Bravery [valor]: Bravery is the capacity to take action to aid others in spite of significant risks or dangers.

Bravery [valor]: Bravery is the capacity to take action to aid others in spite of significant risks or dangers. This strength allows people to avoid shrinking from the threats, challenges, or pain associated with attempting to do good works. Brave acts are undertaken voluntarily with full knowledge of the potential adversity involved. Brave individuals place the highest importance on higher purpose and morality, no matter what the consequences might be.
Too much: foolhardiness, risk taking, foolishness
Too little: debilitating fear


Milk (2008) – A biographical film based on the life of gay rights activist and politician Harvey Milk. Movie depicts Milks’ courage to the first openly gay person to be elected to public office in California.

The Kite Runner (2007) – is a moving tale of courage of two friends Amir and Hassan whose friendship flourishes in pre-Soviet invasion Kabul in mid to late 1970s. Where Hassan displays the courage and loyalty of being faithful to Amir, Amir, ultimately overcomes his inner cowardice to rescue Hassan’s son from war ravaged and Taliban ruled Afghanistan, to make things right, again.

Schindler’s List (1993) – Oskar Schindler is a German businessman who sees the opportunity of cheap labor in the plight of persecuted Jews. Over the course of the movie, however, his perspective changes and he begins to use his factory as a cover for hiding refugees. His actions cost him his fortune but save over a thousand lives.

Life as a House (2001) – An architect diagnosed with terminal cancer finally faces the most difficult parts of his life: his relationships with his estranged son and ex-wife. As he rebuilds the house that contained his most painful memories, he braves the pain and uncertainty of his past in order to build a foundation for his future, no matter how short it may be.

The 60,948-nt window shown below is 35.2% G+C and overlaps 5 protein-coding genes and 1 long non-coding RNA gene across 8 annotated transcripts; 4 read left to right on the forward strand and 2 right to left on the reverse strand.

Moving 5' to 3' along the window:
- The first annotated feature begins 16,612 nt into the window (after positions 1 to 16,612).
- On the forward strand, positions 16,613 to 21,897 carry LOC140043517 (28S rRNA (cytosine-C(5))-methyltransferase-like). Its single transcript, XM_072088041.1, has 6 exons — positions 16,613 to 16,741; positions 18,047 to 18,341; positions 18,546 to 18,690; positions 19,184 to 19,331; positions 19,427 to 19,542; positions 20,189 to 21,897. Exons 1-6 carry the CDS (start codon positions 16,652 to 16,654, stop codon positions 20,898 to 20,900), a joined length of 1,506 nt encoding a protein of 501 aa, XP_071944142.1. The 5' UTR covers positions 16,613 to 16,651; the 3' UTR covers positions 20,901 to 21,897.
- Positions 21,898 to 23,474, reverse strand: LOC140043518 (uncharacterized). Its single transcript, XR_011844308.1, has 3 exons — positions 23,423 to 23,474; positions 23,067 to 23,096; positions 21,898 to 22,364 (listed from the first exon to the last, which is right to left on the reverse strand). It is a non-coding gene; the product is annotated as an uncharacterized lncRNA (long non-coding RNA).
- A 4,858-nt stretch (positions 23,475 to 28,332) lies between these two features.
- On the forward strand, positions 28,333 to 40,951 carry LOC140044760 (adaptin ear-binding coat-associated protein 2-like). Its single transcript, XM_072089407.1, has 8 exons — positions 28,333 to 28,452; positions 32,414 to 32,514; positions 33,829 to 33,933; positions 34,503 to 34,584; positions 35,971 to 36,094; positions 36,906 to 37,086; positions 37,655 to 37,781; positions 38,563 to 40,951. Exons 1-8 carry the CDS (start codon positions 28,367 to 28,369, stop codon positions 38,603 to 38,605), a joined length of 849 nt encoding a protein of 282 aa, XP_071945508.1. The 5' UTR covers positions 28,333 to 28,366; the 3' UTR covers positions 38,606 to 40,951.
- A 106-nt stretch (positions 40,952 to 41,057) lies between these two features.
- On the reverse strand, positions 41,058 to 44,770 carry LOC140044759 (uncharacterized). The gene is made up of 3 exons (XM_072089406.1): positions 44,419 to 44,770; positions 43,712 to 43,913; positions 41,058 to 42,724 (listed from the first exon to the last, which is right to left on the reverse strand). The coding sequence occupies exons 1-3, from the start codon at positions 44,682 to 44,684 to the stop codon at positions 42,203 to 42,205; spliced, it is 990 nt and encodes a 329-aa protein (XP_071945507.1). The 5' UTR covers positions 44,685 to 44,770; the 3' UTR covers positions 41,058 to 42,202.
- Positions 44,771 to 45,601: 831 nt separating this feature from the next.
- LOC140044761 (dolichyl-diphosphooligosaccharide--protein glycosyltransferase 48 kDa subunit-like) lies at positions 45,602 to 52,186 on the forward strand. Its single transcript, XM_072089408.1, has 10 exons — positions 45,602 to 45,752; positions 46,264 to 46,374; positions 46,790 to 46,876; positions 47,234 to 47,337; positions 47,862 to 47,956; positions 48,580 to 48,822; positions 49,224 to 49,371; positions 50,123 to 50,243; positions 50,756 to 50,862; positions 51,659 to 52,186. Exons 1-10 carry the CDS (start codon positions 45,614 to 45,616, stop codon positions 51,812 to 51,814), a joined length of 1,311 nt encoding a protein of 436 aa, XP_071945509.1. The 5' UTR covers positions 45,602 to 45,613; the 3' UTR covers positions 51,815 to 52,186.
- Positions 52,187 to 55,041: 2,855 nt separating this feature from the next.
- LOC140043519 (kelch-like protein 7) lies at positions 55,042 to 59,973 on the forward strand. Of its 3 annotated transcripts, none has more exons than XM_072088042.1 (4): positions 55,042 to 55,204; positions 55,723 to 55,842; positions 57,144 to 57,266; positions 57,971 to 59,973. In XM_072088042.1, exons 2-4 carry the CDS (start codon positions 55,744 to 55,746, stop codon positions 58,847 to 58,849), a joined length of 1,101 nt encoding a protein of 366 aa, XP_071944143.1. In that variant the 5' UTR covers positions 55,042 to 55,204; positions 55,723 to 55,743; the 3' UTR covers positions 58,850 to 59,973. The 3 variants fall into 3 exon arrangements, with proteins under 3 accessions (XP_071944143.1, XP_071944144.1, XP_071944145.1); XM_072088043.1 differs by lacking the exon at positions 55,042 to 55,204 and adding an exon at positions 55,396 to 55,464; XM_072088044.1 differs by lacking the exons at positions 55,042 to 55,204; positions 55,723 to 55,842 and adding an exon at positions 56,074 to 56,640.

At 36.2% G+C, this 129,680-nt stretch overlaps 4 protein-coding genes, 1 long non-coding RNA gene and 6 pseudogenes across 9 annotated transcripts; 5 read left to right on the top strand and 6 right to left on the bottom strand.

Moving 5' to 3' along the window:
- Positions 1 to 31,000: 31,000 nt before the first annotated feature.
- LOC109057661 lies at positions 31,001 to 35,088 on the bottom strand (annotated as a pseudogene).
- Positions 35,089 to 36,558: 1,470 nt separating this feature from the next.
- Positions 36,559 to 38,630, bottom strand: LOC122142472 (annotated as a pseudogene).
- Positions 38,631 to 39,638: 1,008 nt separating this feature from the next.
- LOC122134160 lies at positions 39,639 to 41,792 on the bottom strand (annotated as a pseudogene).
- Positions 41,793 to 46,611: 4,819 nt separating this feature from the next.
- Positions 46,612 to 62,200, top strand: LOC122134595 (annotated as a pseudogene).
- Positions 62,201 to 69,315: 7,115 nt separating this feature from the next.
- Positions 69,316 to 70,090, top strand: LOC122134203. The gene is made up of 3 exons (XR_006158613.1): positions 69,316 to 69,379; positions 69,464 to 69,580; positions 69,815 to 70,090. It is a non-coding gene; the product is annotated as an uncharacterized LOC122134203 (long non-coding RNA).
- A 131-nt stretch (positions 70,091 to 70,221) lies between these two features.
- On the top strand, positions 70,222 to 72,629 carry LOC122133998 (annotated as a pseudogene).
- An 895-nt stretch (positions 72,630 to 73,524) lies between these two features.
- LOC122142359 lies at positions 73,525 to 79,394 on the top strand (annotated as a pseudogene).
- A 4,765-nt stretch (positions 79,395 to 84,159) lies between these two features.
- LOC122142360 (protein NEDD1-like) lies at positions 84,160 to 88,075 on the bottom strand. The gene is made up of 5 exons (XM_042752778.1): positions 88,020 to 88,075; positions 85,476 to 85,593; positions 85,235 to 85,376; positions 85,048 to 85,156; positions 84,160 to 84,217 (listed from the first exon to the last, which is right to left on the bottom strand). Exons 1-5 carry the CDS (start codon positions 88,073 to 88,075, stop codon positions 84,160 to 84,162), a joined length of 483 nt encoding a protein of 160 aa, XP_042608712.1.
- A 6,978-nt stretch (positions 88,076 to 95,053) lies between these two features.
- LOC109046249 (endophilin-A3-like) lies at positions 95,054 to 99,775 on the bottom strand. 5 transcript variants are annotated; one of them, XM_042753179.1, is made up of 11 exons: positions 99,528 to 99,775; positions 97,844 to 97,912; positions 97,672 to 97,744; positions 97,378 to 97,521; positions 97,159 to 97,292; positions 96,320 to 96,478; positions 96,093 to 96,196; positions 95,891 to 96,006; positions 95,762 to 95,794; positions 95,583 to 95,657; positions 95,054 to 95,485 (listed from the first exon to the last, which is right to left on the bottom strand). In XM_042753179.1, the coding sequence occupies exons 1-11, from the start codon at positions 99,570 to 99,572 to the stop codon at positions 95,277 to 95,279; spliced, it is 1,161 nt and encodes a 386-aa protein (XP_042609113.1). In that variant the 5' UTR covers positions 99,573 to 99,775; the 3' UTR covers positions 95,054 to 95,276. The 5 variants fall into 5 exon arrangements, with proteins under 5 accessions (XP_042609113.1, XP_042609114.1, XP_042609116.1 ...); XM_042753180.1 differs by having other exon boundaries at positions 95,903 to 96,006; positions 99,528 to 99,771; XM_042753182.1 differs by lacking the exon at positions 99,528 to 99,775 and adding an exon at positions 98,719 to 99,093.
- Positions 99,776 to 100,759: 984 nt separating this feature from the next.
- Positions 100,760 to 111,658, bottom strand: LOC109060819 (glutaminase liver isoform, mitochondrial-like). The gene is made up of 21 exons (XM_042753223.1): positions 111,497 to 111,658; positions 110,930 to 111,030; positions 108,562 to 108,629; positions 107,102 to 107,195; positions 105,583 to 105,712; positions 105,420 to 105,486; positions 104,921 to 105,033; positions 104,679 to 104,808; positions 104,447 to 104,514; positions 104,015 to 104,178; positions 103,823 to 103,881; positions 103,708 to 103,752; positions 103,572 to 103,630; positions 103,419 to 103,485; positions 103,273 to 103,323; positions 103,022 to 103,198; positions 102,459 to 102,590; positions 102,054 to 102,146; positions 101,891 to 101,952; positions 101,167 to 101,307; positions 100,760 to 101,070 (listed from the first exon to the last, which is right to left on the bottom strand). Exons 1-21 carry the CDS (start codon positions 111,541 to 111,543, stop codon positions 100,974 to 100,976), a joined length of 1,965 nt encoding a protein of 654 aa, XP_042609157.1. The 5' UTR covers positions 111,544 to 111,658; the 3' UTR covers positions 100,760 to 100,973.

Suggested Actions

Resist social or peer pressure, instead choosing to act on noble values and causes in meaningful ways. For example, you can write, speak out, participate in a protest, or join an activist organization.

Speak up for or write about an unpopular idea in a group. Be respectful of other opinions without backing down from yours.

Take small, practical steps for a constructive social change. Local volunteer organizations are an excellent resource for ways to get involved.

Report an injustice, abuse, blatant unethical practice, or abuse of power or resources to appropriate authorities, even if the perpetrator is someone close to you. Remember the people that you are helping by preventing further injustice.

Protect or stand up for someone who will not otherwise stand up for him- or herself, such as a younger sibling or a battered woman. Make them feel like they can depend on you in the future.

Ask difficult questions that help you and others face reality. Be gentle and kind, but don’t keep questions inside merely because they are hard to express or answer.

Clarify your values by thinking about how best they have served you in challenging situations. Also consider ways in which your values have hindered you, and ways to change this in the future.

Cultivate a reputation for recognizing and appreciating brave acts that are accomplished despite challenges. Express your appreciation for other people who exhibit bravery.

Identify an area in which you generally shy away from confrontations. Practice the phrases, the tones, and the mannerisms that will enable you to effectively confront the situation next time.

Collect contemporary stories of bravery in everyday life situations. Save newspaper or magazine clippings about courageous acts.
Don’t be afraid to be different while still being positive. Act in ways that make you feel true to your beliefs and personality.

Don’t be afraid to befriend someone who is different. Think of ways that their strengths as a friend can compliment your own.